Sunlight illuminates the deep cut of Ithaca Chasma on Saturn's moon Tethys. Ithaca Chasma runs roughly north-south for more than 1,000 kilometers (620 miles) on Tethys in this image captured by NASA's Cassini spacecraft.
Add image to your album
Email this page Post this page to your Facebook wall Tweet this page

Chasma Crescent

Sunlight illuminates the deep cut of Ithaca Chasma on Saturn's moon Tethys.

Ithaca Chasma runs roughly north-south for more than 1,000 kilometers (620 miles) on Tethys. See PIA07734 for a closer view.

Lit terrain seen here is on the Saturn-facing side of Tethys (1,062 kilometers, or 660 miles across). North on Tethys is up and rotated 18 degrees to the right.

The image was taken in visible light with the Cassini spacecraft narrow-angle camera on June 2, 2010. The view was obtained at a distance of approximately 477,000 kilometers (296,000 miles) from Tethys and at a sun-Tethys-spacecraft, or phase, angle of 127 degrees. Image scale is 3 kilometers (2 miles) per pixel.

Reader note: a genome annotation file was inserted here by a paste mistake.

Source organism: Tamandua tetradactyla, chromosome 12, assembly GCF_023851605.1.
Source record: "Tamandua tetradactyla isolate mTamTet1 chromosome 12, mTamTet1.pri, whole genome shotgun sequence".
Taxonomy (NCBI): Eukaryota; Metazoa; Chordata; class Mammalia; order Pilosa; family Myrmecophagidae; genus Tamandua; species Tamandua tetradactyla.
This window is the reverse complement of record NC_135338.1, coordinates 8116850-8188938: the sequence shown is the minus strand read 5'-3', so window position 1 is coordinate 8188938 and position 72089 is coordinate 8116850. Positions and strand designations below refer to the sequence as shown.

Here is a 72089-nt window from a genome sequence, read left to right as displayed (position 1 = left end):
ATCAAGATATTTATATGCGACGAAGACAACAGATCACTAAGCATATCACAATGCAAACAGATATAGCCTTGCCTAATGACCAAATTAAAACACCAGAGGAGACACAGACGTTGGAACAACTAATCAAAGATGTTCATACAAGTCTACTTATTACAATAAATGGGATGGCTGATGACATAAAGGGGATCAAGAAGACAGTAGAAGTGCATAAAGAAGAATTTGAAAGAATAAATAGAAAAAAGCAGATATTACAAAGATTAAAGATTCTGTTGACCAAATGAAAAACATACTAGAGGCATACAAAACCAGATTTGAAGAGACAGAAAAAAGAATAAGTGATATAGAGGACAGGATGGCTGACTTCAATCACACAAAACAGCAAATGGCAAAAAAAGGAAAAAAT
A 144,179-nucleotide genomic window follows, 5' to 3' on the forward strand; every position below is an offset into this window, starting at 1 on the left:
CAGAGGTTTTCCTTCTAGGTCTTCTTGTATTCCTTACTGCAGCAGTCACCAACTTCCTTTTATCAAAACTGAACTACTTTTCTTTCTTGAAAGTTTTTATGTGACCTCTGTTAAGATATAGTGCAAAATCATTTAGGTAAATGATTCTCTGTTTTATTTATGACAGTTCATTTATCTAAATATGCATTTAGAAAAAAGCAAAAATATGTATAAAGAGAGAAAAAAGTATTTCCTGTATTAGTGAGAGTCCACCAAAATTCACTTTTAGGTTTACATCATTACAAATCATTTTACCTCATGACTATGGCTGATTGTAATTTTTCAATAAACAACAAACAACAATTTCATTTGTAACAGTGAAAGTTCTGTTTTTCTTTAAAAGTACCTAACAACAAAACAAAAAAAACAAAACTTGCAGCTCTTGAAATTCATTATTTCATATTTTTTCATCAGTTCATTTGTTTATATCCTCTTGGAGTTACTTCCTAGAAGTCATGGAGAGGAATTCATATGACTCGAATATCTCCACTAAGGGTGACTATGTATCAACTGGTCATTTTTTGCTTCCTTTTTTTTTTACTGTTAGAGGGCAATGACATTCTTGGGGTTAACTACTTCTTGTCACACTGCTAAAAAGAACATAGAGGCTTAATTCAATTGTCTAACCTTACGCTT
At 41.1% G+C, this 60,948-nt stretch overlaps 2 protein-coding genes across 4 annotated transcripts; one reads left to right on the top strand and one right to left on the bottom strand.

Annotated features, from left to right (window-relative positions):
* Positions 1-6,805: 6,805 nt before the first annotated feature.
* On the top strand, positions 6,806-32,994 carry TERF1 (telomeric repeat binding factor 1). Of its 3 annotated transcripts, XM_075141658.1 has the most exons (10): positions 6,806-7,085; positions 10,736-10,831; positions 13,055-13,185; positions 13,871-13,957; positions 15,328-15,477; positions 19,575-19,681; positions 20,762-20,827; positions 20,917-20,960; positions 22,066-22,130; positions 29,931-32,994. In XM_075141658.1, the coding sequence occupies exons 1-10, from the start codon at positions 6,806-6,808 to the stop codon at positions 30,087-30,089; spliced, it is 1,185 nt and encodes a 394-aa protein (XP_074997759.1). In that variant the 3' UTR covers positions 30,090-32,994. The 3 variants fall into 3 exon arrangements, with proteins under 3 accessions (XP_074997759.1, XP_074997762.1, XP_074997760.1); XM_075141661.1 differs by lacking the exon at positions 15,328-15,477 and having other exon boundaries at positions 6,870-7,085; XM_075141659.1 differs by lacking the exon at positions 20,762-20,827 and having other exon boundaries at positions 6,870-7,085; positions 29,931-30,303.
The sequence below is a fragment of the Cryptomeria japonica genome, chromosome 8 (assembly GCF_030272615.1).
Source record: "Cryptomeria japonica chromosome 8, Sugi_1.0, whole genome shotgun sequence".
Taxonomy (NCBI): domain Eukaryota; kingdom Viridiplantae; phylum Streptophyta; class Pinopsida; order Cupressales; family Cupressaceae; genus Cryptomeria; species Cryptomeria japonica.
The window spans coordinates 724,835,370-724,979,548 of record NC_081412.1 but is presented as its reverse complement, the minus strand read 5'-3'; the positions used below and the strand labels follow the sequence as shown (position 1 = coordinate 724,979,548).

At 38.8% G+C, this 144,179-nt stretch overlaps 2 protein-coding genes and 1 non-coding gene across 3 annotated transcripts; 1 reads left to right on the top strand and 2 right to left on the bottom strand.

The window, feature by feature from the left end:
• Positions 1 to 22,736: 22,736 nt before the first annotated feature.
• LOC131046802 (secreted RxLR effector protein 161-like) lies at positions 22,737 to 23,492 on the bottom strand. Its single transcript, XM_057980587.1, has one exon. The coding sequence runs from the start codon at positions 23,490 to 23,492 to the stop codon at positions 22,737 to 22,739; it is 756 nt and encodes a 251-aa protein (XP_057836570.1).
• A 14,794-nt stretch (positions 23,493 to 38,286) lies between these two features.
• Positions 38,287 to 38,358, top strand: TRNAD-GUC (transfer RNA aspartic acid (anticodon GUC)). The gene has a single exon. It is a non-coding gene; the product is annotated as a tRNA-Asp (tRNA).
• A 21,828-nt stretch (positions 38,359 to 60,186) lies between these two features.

The Cassini-Huygens mission is a cooperative project of NASA, the European Space Agency and the Italian Space Agency. The Jet Propulsion Laboratory, a division of the California Institute of Technology in Pasadena, manages the mission for NASA's Science Mission Directorate, Washington, D.C. The Cassini orbiter and its two onboard cameras were designed, developed and assembled at JPL. The imaging operations center is based at the Space Science Institute in Boulder, Colo.

For more information about the Cassini-Huygens mission visit http://saturn.jpl.nasa.gov/. The Cassini imaging team homepage is at http://ciclops.org. NASA/JPL/Space Science Institute

Image details

ID#:
PIA12686

Date added:
2010-07-28

Target:
Tethys

Mission:
Cassini-Huygens

Spacecraft:
Cassini Orbiter

Instruments:
Imaging Science Subsystem - Narrow Angle

Rating:



Views:
2,664

Full-Res TIFF:
PIA12686.tif (0.49 MB)

Full-Res JPG:
PIA12686.jpg (0.01 MB)

Image credit:
NASA/JPL/Space Science Institute